One of the episode themes of my new podcast Words that Change Lives, is head to head, where I have a healthy debate looking at two sides of the coin on a topic. 

The first of these is in episode 5 which is out today, and it’s Public Speaking vs Stand-Up Comedy with Louise Stevenson, a stand-up comedian and founder of Speak Easy Coaching.

Louise offers a glimpse into her journey from a stand-up comedy course in New Zealand to performing on prestigious stages in Australia and the UK. Her view? Comedy is a skill that can be taught and honed through personal experiences, upbringing, and a natural inclination toward humour as a mechanism to disarm and engage crowds.

Throughout the episode, we address the significance of hard work, building confidence, and earning stage presence through experience and perseverance. 

By sharing personal anecdotes and experiences of facing challenging audiences and “bombing” moments, Louise gave a genuine and relatable perspective on overcoming failures and fears, resonating with professional speakers and aspiring comedians alike.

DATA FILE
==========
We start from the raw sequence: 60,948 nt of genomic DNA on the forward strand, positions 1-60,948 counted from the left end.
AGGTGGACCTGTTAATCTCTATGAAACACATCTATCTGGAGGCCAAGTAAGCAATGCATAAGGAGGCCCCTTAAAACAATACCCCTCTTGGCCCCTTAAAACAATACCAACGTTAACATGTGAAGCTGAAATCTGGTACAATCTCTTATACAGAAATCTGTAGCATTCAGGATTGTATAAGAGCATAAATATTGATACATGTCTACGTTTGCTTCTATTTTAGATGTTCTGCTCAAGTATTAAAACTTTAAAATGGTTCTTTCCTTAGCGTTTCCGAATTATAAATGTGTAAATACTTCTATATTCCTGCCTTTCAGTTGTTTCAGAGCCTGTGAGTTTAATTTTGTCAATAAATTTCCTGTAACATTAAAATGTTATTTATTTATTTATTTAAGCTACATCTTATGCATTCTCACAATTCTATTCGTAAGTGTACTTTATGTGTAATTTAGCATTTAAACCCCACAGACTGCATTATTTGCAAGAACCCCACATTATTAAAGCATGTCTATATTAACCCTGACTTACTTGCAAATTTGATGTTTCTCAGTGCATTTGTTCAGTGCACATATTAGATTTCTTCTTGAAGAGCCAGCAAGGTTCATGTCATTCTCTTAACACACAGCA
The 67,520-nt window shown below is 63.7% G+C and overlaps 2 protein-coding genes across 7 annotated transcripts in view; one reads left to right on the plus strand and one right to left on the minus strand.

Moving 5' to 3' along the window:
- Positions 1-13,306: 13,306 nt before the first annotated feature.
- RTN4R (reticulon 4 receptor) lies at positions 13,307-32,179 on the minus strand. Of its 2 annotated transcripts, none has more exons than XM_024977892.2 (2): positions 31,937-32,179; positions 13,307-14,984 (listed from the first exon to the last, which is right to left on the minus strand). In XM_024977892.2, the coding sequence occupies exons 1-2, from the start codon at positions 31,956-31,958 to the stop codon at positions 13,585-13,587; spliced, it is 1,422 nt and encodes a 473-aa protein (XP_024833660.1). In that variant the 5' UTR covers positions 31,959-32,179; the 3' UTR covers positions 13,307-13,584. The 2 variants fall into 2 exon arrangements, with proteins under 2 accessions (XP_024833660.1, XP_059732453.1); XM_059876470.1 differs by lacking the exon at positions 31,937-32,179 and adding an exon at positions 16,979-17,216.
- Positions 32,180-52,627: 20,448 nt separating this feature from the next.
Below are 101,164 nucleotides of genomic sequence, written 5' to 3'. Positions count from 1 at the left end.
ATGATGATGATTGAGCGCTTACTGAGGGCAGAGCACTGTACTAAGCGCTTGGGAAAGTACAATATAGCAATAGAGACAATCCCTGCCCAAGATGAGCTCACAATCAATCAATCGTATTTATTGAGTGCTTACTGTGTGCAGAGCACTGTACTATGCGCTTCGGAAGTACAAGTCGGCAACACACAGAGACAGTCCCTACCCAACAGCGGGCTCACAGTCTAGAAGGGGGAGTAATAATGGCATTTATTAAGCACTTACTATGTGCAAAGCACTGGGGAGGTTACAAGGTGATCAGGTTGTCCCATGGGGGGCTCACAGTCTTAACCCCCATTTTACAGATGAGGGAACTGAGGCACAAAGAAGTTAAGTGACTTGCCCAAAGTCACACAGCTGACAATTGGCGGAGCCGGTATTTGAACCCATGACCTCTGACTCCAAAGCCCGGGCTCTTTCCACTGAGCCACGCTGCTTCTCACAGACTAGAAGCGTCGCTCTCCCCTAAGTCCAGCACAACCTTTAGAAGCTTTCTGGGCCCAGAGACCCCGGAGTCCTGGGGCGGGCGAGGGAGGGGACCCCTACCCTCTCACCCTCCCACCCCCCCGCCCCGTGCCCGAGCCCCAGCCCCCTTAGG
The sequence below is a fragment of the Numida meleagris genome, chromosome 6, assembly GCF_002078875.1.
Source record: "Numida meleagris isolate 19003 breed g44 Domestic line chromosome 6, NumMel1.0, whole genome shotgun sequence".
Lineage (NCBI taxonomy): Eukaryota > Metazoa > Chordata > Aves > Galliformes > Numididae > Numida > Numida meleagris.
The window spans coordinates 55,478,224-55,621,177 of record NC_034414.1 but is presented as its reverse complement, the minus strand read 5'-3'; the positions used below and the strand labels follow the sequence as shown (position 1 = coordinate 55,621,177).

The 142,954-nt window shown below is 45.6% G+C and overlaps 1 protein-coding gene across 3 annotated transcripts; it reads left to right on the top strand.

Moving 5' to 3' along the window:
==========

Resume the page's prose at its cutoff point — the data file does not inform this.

We also discussed the psychological aspects of fear and failure, emphasising the evolutionary roots of the fear of public speaking and the transformative potential of embracing mistakes as vital learnings in the journey to becoming a powerful communicator.

The conversation also delves into the vital role of humour, anecdotes, and relatability in engaging and connecting with audiences, whether in a corporate presentation or a stand-up comedy set. 

You can listen to it here

I’d love to know what you think about this topic! Contact me to share your views. 

Please rate, review, and follow Words That Change Lives to join the vibrant community of listeners dedicated to the transformative power of language and communication.

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